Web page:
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Solutions for Chapter 6.3: Trigonometric Equations II

Trigonometry | 10th Edition | ISBN: 9780321671776 | Authors: Margaret L. Lial, John Hornsby, David I. Schneider, Callie Daniels

Full solutions for Trigonometry | 10th Edition

ISBN: 9780321671776

Trigonometry | 10th Edition | ISBN: 9780321671776 | Authors: Margaret L. Lial, John Hornsby, David I. Schneider, Callie Daniels

Solutions for Chapter 6.3: Trigonometric Equations II

Solutions for Chapter 6.3
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Textbook: Trigonometry
Edition: 10
Author: Margaret L. Lial, John Hornsby, David I. Schneider, Callie Daniels
ISBN: 9780321671776

Chapter 6.3: Trigonometric Equations II includes 56 full step-by-step solutions. This textbook survival guide was created for the textbook: Trigonometry, edition: 10. This expansive textbook survival guide covers the following chapters and their solutions. Trigonometry was written by and is associated to the ISBN: 9780321671776. Since 56 problems in chapter 6.3: Trigonometric Equations II have been answered, more than 35592 students have viewed full step-by-step solutions from this chapter.

Key Math Terms and definitions covered in this textbook
  • Augmented matrix [A b].

    Ax = b is solvable when b is in the column space of A; then [A b] has the same rank as A. Elimination on [A b] keeps equations correct.

  • Block matrix.

    A matrix can be partitioned into matrix blocks, by cuts between rows and/or between columns. Block multiplication ofAB is allowed if the block shapes permit.

  • Column picture of Ax = b.

    The vector b becomes a combination of the columns of A. The system is solvable only when b is in the column space C (A).

  • Echelon matrix U.

    The first nonzero entry (the pivot) in each row comes in a later column than the pivot in the previous row. All zero rows come last.

  • Elimination.

    A sequence of row operations that reduces A to an upper triangular U or to the reduced form R = rref(A). Then A = LU with multipliers eO in L, or P A = L U with row exchanges in P, or E A = R with an invertible E.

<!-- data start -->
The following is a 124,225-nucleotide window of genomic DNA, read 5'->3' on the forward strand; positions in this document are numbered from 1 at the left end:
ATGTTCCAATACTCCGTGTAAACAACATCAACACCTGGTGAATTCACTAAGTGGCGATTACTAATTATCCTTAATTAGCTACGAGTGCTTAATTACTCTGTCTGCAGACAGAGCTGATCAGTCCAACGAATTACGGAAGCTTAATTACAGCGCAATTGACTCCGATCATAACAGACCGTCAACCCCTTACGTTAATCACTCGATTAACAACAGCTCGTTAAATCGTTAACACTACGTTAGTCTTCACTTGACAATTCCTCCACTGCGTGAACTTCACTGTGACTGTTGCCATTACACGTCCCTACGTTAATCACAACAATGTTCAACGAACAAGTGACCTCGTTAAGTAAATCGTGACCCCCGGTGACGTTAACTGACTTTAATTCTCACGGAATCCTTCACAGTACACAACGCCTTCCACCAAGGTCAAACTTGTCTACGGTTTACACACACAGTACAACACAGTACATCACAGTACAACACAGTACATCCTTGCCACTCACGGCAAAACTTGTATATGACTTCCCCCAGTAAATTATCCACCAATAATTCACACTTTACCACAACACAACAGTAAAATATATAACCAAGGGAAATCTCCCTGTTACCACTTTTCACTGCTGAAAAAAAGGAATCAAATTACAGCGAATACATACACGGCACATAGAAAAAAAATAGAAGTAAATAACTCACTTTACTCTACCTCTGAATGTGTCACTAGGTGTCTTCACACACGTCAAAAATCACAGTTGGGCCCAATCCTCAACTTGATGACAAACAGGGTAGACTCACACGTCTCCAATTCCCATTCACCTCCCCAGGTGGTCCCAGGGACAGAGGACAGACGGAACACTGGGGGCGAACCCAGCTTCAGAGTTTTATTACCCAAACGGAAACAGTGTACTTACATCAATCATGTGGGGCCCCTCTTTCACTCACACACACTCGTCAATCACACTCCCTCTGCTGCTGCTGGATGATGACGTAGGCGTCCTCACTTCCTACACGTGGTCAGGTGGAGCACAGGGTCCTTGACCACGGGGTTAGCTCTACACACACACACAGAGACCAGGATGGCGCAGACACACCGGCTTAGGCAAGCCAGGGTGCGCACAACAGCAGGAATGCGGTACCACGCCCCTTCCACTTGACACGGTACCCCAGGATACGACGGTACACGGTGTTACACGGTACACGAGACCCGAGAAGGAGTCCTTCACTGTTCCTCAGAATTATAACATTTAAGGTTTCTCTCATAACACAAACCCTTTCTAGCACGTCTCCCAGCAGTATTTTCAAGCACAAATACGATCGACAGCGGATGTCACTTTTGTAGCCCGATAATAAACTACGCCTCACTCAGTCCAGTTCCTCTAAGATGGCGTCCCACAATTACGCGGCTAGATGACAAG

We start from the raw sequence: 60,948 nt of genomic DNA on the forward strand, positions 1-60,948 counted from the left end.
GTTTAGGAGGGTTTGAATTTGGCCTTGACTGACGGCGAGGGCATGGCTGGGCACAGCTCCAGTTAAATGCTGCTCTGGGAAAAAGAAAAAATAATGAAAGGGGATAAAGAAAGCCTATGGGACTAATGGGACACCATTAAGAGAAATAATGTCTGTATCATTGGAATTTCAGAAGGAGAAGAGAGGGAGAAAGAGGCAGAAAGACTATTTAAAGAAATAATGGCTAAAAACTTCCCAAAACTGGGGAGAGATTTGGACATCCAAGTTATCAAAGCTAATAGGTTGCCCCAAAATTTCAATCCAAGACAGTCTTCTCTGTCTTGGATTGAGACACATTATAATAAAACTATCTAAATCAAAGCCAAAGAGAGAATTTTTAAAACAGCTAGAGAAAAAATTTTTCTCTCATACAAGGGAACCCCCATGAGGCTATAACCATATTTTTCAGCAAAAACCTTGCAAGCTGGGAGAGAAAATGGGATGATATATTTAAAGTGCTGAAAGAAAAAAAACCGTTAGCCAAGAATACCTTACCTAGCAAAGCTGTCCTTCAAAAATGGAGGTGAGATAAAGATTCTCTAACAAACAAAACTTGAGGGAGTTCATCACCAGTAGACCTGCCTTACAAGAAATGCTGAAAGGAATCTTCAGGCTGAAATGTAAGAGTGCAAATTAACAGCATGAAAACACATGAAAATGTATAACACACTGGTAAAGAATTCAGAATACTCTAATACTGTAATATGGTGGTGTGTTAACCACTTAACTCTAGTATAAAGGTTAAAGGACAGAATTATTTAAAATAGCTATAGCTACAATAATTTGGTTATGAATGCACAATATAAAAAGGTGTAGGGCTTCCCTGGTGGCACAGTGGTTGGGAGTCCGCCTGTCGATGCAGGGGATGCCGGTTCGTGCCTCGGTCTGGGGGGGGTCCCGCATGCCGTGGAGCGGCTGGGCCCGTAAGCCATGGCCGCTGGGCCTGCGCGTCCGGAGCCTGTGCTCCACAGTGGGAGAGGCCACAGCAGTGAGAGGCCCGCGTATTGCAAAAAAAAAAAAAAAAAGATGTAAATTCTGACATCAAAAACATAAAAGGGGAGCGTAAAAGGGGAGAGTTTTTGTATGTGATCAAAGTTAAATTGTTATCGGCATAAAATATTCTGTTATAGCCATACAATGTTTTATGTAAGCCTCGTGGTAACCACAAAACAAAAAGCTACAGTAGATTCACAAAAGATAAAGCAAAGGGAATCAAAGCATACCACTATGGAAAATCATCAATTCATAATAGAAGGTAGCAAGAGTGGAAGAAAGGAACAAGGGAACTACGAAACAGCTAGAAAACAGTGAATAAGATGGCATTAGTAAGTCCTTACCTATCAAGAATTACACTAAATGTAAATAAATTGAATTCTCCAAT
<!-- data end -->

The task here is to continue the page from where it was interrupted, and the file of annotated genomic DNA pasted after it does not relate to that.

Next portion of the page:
• Factorization

    A = L U. If elimination takes A to U without row exchanges, then the lower triangular L with multipliers eij (and eii = 1) brings U back to A.

  • Four Fundamental Subspaces C (A), N (A), C (AT), N (AT).

    Use AT for complex A.

  • Full column rank r = n.

    Independent columns, N(A) = {O}, no free variables.

  • Hermitian matrix A H = AT = A.

    Complex analog a j i = aU of a symmetric matrix.

  • Hessenberg matrix H.

    Triangular matrix with one extra nonzero adjacent diagonal.

  • Hilbert matrix hilb(n).

    Entries HU = 1/(i + j -1) = Jd X i- 1 xj-1dx. Positive definite but extremely small Amin and large condition number: H is ill-conditioned.

  • Matrix multiplication AB.

    The i, j entry of AB is (row i of A)·(column j of B) = L aikbkj. By columns: Column j of AB = A times column j of B. By rows: row i of A multiplies B. Columns times rows: AB = sum of (column k)(row k). All these equivalent definitions come from the rule that A B times x equals A times B x .

  • Pseudoinverse A+ (Moore-Penrose inverse).

    The n by m matrix that "inverts" A from column space back to row space, with N(A+) = N(AT). A+ A and AA+ are the projection matrices onto the row space and column space. Rank(A +) = rank(A).

  • Reflection matrix (Householder) Q = I -2uuT.

    Unit vector u is reflected to Qu = -u. All x intheplanemirroruTx = o have Qx = x. Notice QT = Q-1 = Q.

  • Row picture of Ax = b.

    Each equation gives a plane in Rn; the planes intersect at x.

  • Simplex method for linear programming.

    The minimum cost vector x * is found by moving from comer to lower cost comer along the edges of the feasible set (where the constraints Ax = b and x > 0 are satisfied). Minimum cost at a comer!

  • Special solutions to As = O.

    One free variable is Si = 1, other free variables = o.

  • Triangle inequality II u + v II < II u II + II v II.

    For matrix norms II A + B II < II A II + II B II·

  • Vector addition.

    v + w = (VI + WI, ... , Vn + Wn ) = diagonal of parallelogram.

  • Vector v in Rn.

    Sequence of n real numbers v = (VI, ... , Vn) = point in Rn.

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